Clowns of the Cat Kingdom with Exquisitely Unique Coats
Abyssinians — Clowns of the Cat Kingdom
Jon Crimes - Last Updated on February 4th, 2021
What you Need to Know about the Abyssinian Cat
Resembling the African wildcat, there are many stories about the origins of the Abyssinian cat. Most of these revolve around Ethiopia, which was known as Abyssinia.
Yet Abyssinian cats have become one of the most popular breeds of short-haired cats in America.
They have also developed a reputation for being clowns of the cat kingdom and will regularly perform 'antics' for your amusement.
Generally, the Abyssinian is a wonderful cat for an owner seeking an intelligent and very active companion. Get an Abyssinian kitten from an early age and they will prove to be very easy to care for.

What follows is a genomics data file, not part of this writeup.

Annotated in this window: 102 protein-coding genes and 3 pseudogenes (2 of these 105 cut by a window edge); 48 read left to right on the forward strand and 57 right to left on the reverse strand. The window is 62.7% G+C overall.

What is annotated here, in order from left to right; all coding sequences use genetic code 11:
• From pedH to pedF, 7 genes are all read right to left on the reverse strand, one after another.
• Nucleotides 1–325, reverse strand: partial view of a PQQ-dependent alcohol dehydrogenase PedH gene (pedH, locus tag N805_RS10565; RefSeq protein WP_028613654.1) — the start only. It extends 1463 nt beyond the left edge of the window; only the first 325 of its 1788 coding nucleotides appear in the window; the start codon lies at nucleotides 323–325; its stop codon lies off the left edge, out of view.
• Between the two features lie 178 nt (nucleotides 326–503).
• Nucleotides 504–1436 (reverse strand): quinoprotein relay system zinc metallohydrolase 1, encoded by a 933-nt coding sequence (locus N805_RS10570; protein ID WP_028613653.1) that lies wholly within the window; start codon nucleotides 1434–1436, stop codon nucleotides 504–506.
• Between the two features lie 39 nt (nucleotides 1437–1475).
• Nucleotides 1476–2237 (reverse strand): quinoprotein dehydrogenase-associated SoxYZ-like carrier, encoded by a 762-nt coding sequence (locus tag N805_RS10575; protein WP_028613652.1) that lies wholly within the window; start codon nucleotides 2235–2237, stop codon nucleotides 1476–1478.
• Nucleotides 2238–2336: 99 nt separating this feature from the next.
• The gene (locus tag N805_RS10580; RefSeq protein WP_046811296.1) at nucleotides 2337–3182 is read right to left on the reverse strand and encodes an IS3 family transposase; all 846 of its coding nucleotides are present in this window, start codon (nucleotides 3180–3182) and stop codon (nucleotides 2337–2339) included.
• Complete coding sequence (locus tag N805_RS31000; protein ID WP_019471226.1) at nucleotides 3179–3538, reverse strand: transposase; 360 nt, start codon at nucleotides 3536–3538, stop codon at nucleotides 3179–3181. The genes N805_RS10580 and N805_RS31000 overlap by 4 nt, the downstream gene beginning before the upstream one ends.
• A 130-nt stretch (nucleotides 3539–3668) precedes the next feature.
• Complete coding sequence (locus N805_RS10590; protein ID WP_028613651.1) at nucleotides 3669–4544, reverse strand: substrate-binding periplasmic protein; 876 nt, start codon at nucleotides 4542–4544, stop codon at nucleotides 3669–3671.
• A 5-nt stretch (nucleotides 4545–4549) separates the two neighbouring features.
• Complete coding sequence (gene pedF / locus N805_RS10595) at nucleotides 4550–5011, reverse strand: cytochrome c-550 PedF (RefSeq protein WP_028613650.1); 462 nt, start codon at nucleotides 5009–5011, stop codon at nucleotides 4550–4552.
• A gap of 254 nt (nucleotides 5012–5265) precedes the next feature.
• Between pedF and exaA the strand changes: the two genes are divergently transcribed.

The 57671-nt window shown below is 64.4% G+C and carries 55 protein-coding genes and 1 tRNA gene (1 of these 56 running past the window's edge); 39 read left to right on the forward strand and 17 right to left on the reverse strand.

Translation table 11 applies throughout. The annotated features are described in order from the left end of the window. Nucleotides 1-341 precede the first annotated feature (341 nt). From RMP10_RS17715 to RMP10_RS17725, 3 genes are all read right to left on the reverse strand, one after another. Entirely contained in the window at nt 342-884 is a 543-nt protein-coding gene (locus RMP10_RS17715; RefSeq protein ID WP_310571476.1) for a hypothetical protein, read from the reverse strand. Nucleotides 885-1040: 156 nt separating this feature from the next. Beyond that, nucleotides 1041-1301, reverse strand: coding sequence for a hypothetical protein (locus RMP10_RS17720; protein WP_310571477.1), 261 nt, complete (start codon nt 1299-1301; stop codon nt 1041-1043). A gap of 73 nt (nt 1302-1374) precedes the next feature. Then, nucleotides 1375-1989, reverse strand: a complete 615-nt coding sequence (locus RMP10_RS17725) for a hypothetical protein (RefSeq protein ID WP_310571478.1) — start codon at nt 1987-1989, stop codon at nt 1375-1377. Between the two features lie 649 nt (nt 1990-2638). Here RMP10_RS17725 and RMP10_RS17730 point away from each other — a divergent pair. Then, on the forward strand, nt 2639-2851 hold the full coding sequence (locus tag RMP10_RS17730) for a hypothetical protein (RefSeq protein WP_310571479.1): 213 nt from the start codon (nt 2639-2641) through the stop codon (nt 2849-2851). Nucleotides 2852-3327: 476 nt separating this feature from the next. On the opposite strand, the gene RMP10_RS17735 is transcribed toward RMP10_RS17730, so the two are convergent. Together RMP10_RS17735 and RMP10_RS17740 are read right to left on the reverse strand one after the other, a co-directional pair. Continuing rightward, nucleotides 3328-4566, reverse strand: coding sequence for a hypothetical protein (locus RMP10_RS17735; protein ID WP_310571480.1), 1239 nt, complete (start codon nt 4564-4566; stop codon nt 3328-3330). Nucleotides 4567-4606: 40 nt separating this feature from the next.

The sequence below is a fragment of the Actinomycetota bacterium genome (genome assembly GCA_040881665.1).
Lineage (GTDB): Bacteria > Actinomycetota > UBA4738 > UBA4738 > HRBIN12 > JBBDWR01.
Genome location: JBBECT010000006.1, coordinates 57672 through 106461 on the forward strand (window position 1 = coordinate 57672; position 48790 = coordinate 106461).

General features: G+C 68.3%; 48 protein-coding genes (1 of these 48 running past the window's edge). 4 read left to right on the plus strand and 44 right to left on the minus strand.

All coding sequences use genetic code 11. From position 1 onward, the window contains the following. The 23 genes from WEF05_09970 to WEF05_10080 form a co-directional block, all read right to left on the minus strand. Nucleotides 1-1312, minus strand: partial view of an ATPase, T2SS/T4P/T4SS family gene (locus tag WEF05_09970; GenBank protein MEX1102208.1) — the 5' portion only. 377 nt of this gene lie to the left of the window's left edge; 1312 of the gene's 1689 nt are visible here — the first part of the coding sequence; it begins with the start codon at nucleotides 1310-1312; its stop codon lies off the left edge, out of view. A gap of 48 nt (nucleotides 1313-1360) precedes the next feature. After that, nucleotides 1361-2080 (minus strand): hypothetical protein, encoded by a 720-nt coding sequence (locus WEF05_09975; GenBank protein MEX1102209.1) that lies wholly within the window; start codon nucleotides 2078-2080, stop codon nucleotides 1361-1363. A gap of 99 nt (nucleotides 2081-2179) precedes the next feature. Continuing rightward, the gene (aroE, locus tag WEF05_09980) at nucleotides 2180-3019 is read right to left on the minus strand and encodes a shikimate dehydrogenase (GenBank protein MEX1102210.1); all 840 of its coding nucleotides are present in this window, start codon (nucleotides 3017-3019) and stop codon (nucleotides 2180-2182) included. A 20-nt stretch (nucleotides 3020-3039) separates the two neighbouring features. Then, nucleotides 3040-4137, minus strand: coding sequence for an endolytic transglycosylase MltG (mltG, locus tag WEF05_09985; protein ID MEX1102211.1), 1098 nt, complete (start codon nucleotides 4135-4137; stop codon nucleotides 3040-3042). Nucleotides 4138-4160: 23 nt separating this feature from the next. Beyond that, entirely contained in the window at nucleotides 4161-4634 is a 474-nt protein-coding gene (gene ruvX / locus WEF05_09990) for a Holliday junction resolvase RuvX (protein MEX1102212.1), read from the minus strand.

Appearance Matters. What does an Abyssinian Cat look like?
The Abyssinian is a medium-sized cat that has a strong, lithe, and muscular look with a very distinctive 'ticked' coat.
Expect your cat to receive lifelong compliments for its beautiful fur.
One of the Abyssinians descendants is thought to be the Somali cat and you can see the similarities in the two breeds. But the Abyssinian is most different in that it is a short-haired cat.
With the alert, large and wide-set ears, the Abyssinian cat also has a broad and wedge-shaped head.
Abyssinian cat green eyes?
Yes and expect to see gold, hazel, and copper-colored eyes with this breed as well. Their eyes are also a striking almond shape.
They have a clearly defined tufted chin and a neck that is arched and elegant. Viewed from the side, the nose and chin form a straight vertical line. Also expect to see 'frown lines' on their forehead in the form of an 'M-shaped' marking.